# DL4J: L2 regularization coefficient should be scaled by learning rate? #7079

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opened this issue Jan 26, 2019 · 17 comments

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### AlexDBlack commented Jan 26, 2019 • edited by SkymindBot

On the other hand, weight decay’s update will look like

moving_avg = alpha * moving_avg + (1-alpha) * w.grad
w = w - lr * moving_avg - lr * wd * w


Currently DL4J implements:

w = w - updater(gradient) - wd * w


Note the absence of the learning rate scaling of the l2 (weight decay) coefficient:

Lines 179 to 208 in af7155d

 /** * Apply L1 and L2 regularization, if necessary. Note that L1/L2 may differ for different layers in the same block * * @param layer The layer to apply L1/L2 to * @param paramName Parameter name in the given layer * @param gradientView Gradient view array for the layer + param * @param paramsView Parameter view array for the layer + param */ public void postApply(Trainable layer, String paramName, INDArray gradientView, INDArray paramsView) { if( layer instanceof FrozenLayer ){ //TODO this is a quick hack to fix https://github.com/deeplearning4j/deeplearning4j/issues/4250 //The underlying cause seems to be the whole NeuralNetConfiguration l1/l2ByParam maps and layer config separation // which is being resolved in the upcoming PR here: https://github.com/deeplearning4j/deeplearning4j/pull/4050 return; } //TODO: do this for multiple contiguous params/layers (fewer, larger ops) double l2 = layer.getConfig().getL2ByParam(paramName); if (l2 > 0) { //This can be an axpy op, saving an allocation... //gradientView += params * l2 i.e., dC/dW = dC0/dW + lambda/n * w where C0 is pre-l2 cost function //Equivalent to gradientView.addi(paramsView.mul(layerConf().getL2ByParam(paramName))); val length = gradientView.length(); Nd4j.getBlasWrapper().level1().axpy(length, l2, paramsView, gradientView); } if (layer.getConfig().getL1ByParam(paramName) > 0) { gradientView.addi(Transforms.sign(paramsView, true).muli(layer.getConfig().getL1ByParam(paramName))); } }

More generally, we should perhaps break this out into a class: default to weight decay, but give people the option of "classic" L2.

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### stolsvik commented Jan 26, 2019

 For some more reference: #7076 (comment)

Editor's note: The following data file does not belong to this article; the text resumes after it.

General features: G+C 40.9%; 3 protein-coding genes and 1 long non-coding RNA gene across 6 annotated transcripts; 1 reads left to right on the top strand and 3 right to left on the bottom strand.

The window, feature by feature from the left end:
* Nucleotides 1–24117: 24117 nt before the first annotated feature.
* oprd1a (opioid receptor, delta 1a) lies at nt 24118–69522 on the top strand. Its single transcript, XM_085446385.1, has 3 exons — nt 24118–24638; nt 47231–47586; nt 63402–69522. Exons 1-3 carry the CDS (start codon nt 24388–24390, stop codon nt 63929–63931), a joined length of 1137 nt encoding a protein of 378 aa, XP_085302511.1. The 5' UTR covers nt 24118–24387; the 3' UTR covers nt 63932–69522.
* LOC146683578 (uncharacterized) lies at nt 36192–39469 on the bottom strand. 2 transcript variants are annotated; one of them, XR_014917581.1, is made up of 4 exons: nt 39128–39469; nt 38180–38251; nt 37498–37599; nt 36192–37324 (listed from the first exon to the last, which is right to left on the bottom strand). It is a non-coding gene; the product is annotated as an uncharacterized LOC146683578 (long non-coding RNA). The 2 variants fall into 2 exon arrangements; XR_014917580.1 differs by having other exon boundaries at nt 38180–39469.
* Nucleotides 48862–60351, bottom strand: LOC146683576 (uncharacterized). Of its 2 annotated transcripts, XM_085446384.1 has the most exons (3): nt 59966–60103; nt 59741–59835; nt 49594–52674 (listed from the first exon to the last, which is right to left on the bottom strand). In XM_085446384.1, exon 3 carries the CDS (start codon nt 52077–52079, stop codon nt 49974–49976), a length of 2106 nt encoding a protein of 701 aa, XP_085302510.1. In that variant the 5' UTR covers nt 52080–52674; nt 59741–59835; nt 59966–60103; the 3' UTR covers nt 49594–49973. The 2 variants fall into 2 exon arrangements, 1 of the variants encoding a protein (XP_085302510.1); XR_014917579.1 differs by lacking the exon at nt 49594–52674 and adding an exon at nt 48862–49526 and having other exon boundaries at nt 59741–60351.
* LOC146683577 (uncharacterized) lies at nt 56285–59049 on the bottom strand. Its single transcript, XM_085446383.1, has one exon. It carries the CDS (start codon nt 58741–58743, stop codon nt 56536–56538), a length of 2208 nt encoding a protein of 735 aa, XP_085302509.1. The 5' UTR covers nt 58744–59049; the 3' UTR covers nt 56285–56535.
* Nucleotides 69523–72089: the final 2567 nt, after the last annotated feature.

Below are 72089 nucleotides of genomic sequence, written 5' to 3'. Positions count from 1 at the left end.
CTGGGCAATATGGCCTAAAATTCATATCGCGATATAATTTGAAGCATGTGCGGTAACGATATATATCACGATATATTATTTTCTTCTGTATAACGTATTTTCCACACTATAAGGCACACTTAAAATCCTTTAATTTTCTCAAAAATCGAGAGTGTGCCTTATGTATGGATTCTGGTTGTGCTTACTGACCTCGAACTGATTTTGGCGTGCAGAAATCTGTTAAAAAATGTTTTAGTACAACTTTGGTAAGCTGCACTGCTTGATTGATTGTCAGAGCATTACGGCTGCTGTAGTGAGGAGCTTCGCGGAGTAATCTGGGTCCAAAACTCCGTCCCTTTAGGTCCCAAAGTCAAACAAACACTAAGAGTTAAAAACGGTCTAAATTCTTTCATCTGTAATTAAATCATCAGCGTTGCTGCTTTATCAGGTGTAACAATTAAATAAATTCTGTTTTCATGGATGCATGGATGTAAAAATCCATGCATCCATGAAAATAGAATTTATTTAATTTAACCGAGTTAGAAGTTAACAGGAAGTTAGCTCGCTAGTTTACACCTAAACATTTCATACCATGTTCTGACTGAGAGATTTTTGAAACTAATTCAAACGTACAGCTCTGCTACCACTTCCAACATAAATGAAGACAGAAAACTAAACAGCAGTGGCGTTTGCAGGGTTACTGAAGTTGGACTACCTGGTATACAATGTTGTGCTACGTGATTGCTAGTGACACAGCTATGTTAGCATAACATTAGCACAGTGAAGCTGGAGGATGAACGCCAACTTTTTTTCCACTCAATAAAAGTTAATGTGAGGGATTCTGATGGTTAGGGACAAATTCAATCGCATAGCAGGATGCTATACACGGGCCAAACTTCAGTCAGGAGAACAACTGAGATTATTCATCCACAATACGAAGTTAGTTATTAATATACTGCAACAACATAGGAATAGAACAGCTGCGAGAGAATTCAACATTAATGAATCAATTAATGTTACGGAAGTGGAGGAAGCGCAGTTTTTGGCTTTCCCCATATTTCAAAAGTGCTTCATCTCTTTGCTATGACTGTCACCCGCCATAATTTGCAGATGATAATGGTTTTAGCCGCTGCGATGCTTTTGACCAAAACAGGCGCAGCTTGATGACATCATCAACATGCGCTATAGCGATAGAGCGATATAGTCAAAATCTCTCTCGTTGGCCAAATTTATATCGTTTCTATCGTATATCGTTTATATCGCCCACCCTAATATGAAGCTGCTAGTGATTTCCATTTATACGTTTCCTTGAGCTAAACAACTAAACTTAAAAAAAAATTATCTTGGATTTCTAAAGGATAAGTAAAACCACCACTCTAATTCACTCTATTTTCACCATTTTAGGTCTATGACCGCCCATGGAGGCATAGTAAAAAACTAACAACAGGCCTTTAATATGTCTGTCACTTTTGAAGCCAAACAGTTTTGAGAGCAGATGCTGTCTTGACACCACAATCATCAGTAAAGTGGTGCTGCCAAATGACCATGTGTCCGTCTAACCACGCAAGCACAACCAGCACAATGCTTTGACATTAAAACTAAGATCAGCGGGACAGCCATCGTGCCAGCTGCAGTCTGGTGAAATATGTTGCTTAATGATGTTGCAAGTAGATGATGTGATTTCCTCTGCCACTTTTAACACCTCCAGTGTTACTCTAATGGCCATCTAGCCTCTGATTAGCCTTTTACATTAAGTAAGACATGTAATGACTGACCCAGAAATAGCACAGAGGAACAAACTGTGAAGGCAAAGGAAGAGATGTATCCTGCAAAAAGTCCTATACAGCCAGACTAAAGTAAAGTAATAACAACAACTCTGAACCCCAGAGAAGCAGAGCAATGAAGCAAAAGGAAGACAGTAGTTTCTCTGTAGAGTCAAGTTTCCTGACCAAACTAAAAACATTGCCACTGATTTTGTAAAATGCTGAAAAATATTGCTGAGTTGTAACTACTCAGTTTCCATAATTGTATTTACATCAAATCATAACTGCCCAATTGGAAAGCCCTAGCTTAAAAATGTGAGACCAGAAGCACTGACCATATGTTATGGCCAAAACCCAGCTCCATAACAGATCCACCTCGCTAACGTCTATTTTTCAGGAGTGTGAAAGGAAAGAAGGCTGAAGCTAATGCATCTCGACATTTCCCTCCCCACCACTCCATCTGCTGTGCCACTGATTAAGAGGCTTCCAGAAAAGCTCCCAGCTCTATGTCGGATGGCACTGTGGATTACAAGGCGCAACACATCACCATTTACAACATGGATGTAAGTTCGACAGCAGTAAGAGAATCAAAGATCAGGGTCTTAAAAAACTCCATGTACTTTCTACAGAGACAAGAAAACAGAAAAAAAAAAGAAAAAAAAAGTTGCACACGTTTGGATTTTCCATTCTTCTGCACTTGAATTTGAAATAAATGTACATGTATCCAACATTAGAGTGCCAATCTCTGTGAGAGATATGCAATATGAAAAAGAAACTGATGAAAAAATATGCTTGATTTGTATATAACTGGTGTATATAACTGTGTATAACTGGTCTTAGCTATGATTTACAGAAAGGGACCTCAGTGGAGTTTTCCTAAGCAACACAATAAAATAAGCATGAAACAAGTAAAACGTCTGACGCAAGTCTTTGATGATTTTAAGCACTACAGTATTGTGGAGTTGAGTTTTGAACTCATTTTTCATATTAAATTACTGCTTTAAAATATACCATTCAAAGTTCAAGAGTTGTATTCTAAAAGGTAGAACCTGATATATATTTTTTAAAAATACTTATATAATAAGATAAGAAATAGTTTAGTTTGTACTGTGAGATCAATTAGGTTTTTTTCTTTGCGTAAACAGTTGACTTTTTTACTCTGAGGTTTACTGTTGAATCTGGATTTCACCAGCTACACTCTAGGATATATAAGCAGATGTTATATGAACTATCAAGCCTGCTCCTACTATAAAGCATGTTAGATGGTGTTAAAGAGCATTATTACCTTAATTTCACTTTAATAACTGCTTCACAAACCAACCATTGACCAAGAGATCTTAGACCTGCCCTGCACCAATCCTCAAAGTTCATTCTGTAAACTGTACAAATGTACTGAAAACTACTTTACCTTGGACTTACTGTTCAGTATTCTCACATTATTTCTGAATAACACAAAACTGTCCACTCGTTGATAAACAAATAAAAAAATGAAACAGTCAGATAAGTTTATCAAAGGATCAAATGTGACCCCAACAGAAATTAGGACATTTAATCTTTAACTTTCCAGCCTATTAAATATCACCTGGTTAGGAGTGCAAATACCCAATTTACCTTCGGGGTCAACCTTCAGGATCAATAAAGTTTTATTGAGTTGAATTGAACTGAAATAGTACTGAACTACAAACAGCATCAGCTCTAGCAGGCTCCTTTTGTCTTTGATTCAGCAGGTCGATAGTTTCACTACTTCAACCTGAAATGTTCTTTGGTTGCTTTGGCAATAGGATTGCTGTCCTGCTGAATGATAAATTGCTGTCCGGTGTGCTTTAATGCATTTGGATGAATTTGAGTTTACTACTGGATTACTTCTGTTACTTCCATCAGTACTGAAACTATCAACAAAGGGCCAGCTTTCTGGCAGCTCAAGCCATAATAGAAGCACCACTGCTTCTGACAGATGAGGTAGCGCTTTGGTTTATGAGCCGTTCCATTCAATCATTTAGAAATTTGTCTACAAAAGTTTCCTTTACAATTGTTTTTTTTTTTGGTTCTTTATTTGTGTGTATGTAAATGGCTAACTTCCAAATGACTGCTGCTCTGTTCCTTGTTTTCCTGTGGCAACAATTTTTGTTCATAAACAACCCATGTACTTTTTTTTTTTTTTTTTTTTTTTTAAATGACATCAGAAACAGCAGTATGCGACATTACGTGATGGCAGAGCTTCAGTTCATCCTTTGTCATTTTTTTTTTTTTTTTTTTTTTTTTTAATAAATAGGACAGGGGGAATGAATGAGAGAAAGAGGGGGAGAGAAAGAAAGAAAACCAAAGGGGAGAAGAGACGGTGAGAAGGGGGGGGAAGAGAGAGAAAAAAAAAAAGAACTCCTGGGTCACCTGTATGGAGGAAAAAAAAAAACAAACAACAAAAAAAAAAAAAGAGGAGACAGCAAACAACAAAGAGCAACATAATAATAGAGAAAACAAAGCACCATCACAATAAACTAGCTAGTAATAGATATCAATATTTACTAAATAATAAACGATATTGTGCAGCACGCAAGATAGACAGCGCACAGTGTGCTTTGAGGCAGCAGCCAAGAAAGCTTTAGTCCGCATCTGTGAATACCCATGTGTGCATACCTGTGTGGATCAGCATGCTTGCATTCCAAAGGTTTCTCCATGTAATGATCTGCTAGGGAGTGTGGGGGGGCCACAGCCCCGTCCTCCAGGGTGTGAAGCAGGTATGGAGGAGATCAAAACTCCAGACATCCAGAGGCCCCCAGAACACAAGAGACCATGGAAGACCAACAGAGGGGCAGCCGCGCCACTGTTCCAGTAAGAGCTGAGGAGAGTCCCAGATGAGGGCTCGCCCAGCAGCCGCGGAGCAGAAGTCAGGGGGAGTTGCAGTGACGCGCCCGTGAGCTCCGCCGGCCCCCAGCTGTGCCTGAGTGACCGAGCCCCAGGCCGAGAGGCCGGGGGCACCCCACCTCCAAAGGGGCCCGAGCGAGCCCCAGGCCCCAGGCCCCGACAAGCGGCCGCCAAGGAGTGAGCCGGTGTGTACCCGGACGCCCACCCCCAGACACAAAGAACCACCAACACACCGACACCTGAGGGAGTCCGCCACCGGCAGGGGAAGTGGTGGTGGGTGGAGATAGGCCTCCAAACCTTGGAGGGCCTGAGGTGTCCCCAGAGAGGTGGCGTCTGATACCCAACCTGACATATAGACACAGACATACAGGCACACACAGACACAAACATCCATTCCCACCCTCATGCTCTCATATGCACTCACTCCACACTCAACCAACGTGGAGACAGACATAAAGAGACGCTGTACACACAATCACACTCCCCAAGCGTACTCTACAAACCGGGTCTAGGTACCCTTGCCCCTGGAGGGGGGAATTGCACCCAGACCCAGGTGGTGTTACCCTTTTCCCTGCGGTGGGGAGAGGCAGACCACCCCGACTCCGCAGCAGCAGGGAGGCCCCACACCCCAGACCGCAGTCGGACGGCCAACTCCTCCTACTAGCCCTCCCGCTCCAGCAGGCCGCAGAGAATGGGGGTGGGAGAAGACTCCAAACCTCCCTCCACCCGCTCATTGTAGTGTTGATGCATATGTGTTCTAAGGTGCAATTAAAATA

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### stolsvik commented Jan 26, 2019

 I want to highlight some of Ilya's comments: "Note that when you schedule alpha in the original SGD with L2, you effectively schedule weight decay. Therefore, when we decouple the two, we use eta to set a schedule x' = x - eta * alpha * gradient - eta * w * x where alpha is the initial learning rate used primarily as a scaling factor." As I understand this, the eta is then effectively the scheduled (learning) rate, and alpha is a (constant) scaling factor for how much each of the two components (gradient and wd) should affect the update. Also: "Note that by multiplying your w*x by alpha, you will couple w and alpha again and have some problems of hyperparameter selection that we discussed in the paper. You can consider to use eta if it does not break your existing codebase."

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### mbkennel commented Jan 29, 2019

 The principle of least surprise should apply. What do other packages do? What does Keras do? What are assumptions in the typical textbook? I would use notation and API as similar to well known things as possible when expressing the same idea. As I understand regularization, it's usually a penalty function based approach added to the loss function. Then optimization of that can happen many ways including but not exclusively SGD, but the tradeoff is between the size of the base loss and size of the regularization. The referenced website on AdamW for the weight decay part still multiplied the regularization hyperparameter with the learning rate in its SGD-like update step, but the long term exponential moving average of the gradient did not use the regularization in its computation of the gradient. which makes sense to me---the point of Adam is to effectively renormalize the size of gradients across weights to be more uniform in the loss function on average; adding in the regularization term which is the same for all blunts the differentiation between the magnitude of the base loss gradients. In any case, the assumptions ought to be documented well and reasons for the choice provided therein, even if it's "XXX package names it this way even though it's a bit misleading to us as it means ABC, if you want DEF, do it the other way." I honestly also would love constraint based regularization as it's much easier to tune. E.g. limit average L2 or L1 size of weight matrix elements to be less than a certain value.